At Stormont on Monday, Mark Durkan said that MI5 had "serious questions to answer" in relation to the killing of Kieran Doherty.
Mr Doherty's body was found dumped on the Braehead Road outside Derry on Wednesday night last week. The Real IRA says he had been one of their members and that they'd killed him for involvement in a "cannabis factory" in Donegal.
The Doherty family has denied the allegation and suggested that MI5 had a hand in the events. What gives this suggestion credibility beyond the ranks of conspiracy theorists is that in the weeks leading up to his death, Mr Doherty had repeatedly complained to local media of MI5 harassment. However, the fact that the questions are credible doesn't mean Durkan will get credible answers. Or any answers. MI5 doesn't do answers. Or credibility.
This matters greatly because MI5 is a major player in the north. The scale of its local operation is startling. Just as startling is the fact that it scarcely rated a mention in the debate over the devolution of policing and justice.
The competing rights of Orange bands and nationalist residents were regarded as far more significant. 'Parochial' would be too grand a word for the hugger-mugger negotiations and po-faced pronouncements.
Putting control in the hands of a power-sharing administration would mark the definitive end of 'political policing', we were told.
But under the arrangements accepted at St Andrews, the lead role in political policing is to be taken not by the PSNI, but by MI5. And MI5's discharge of the role won't come under Stormont control. Not that it's presently under Westminster control, either.
Last Friday, one of the most senior judges in Britain, Lord Neuberger, Master of the Rolls, launched a scathing attack on MI5 for conniving in the torture of former Guantanamo detainee Binyam Mohamed and lying about it afterwards to Parliament.
Neuberger suggested that Foreign Secretary David Miliband had been hoodwinked by MI5 into issuing three Public Interest Immunity Certificates falsely claiming that documents relating to the case should be withheld because national security was at stake.
The real reason, Neuberger proposed, was that the documents supported Mr Mohamed's claim that MI5 officers had flown to Pakistan where he was being held by the CIA to put questions to him, even though the agency knew that he had been tortured by the Americans to try to force him to give information - information which he didn't have.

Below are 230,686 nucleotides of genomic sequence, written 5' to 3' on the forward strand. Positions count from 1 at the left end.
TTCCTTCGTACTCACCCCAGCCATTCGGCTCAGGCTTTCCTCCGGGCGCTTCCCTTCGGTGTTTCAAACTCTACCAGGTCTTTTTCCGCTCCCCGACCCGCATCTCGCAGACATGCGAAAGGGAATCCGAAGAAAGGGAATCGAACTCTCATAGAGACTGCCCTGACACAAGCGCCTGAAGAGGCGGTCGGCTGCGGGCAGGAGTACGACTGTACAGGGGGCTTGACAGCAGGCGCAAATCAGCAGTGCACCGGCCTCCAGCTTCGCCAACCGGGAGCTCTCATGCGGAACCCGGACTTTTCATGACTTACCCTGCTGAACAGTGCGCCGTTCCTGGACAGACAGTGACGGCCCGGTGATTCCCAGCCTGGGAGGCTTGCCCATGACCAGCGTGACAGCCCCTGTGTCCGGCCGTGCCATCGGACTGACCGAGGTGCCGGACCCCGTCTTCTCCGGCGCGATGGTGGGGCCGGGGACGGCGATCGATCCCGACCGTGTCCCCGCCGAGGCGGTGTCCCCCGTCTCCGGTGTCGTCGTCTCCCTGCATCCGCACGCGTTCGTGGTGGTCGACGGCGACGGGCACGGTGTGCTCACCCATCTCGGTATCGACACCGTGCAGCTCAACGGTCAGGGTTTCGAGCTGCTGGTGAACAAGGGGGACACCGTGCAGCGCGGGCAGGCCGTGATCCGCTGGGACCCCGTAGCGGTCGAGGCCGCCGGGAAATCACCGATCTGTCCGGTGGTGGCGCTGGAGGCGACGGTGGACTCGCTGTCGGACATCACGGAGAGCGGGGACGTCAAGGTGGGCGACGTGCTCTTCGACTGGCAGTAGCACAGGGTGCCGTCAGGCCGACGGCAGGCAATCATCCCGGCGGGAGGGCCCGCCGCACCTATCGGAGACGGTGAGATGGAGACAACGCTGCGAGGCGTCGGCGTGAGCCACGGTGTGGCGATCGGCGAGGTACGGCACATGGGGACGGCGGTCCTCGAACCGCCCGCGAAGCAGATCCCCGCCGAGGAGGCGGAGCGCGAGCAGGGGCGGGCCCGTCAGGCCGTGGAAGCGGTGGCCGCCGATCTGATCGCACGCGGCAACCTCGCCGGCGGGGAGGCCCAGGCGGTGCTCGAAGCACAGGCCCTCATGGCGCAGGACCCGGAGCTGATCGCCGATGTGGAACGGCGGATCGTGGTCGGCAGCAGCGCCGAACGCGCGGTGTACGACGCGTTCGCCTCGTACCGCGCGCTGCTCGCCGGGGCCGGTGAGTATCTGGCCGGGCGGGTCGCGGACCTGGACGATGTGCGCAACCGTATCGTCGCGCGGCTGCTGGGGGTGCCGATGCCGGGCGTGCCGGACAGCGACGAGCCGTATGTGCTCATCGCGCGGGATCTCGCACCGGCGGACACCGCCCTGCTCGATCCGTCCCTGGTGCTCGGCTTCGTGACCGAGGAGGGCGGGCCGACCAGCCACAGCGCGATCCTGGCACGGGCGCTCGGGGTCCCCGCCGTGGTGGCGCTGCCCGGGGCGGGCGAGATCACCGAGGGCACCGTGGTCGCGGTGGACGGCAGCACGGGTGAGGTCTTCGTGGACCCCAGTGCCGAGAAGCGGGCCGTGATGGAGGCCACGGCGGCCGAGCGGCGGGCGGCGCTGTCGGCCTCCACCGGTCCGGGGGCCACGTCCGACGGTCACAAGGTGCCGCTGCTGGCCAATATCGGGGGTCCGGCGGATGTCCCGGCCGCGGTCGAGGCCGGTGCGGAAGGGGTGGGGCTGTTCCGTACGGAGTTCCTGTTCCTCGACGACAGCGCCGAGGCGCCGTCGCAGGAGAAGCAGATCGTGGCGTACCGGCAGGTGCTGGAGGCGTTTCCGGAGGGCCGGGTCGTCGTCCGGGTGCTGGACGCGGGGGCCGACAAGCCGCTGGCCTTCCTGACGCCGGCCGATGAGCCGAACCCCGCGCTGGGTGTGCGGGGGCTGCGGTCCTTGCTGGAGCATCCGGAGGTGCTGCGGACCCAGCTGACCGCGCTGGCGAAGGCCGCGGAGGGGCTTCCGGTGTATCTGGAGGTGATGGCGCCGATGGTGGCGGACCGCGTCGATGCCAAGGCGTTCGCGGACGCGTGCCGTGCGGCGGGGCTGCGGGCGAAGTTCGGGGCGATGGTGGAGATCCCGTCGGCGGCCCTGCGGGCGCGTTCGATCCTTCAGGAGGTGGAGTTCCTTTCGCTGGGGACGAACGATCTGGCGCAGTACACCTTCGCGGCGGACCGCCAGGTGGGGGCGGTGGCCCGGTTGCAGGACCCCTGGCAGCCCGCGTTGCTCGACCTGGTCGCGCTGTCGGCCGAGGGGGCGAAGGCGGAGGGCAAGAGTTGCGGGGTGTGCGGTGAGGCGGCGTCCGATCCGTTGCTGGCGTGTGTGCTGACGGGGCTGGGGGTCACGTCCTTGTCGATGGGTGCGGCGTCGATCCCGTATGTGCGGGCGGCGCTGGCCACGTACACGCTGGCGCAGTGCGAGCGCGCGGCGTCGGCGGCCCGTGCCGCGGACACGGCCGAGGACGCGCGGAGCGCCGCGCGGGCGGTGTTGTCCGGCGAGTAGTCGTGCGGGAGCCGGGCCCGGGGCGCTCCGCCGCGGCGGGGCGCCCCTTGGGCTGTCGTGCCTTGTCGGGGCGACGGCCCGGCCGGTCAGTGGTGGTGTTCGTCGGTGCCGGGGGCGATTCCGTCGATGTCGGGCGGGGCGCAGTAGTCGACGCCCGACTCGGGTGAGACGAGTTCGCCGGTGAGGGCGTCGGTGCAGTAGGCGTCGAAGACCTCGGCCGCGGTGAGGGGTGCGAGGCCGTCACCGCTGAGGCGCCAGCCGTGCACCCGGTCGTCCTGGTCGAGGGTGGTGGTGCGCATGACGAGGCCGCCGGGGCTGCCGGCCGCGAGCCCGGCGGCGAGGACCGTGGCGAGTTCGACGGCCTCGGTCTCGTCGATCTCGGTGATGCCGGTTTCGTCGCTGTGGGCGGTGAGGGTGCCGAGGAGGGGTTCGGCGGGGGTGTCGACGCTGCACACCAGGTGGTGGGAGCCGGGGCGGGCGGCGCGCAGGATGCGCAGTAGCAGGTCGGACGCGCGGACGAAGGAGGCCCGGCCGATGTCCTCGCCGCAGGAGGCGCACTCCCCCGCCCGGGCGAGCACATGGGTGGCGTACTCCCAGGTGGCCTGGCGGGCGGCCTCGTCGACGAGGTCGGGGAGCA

That is, MI5 condoned and took advantage of his torture and then suborned a government minister to issue a fraudulent document to thwart the efforts of the courts to establish whether this had in fact happened. This is the publicly-stated view, not of a bunch of Left-wing libertarians, but of one of Britain's highest judges.
As for its role in Northern Ireland, Annexe E of the St Andrews Agreement says that MI5 will "continue to run directly a small number of agents who are authorised to obtain information in the interests of national security as distinct from countering criminality".
MI5 is thus sanctioned to run informers in paramilitary groups in the North without the authorisation or knowledge of any office or institution here. Back in 2006, during the Westminster debate on the bill enshrining the St Andrews Agreement in law, Mr Durkan moved an amendment to give the Police Ombudsman powers to investigate security operations which would involve MI5 and the PSNI working together.
He was literally laughed at, accused of sulking at having been sidelined when the deal was being done.
Durkan said then: "If we don't act on this then MI5's role will undermine the whole point of Patten, which was to grant some democratic control and scrutiny over security policies . . . a future Minister of Justice would be standing up in the Assembly unable to give the full intelligence picture as he or she wouldn't have any access to that intelligence."
The Mohamed case shows that, when it comes to control and supervision of MI5, Westminster is useless. Under devolution of policing and justice, Stormont will be worse than useless. This helps explain the scale of MI5's operation here.
In the year after St Andrews - 2007 - MI5 established a massive new facility at Holywood, Co Down. At 10,000 square feet plus an underground section, it has a capacity for 400 employees. Its remit isn't confined to the north. Holywood will assume overall control of the agency in the event of the Thames House, London, headquarters being incapacitated by terrorist attack or other emergency. Many might have thought that the area of the UK most affected by political violence over the past generation would hardly be the ideal location for MI5's second biggest and potentially most important facility.
But that consideration will have been far outweighed by the fact that, once devolution is complete, the north, as far as accountability is concerned, will be a limbo-land for spooks to cavort in. Their natural habitat.
So it will be trebles all round at Holywood when the installation of David Ford as an Executive minister is hailed on the UTV News as signalling that local politicians are at last in control of policing and justice. This time, it won't just be Mark Durkan who's being laughed at, but Stormont itself.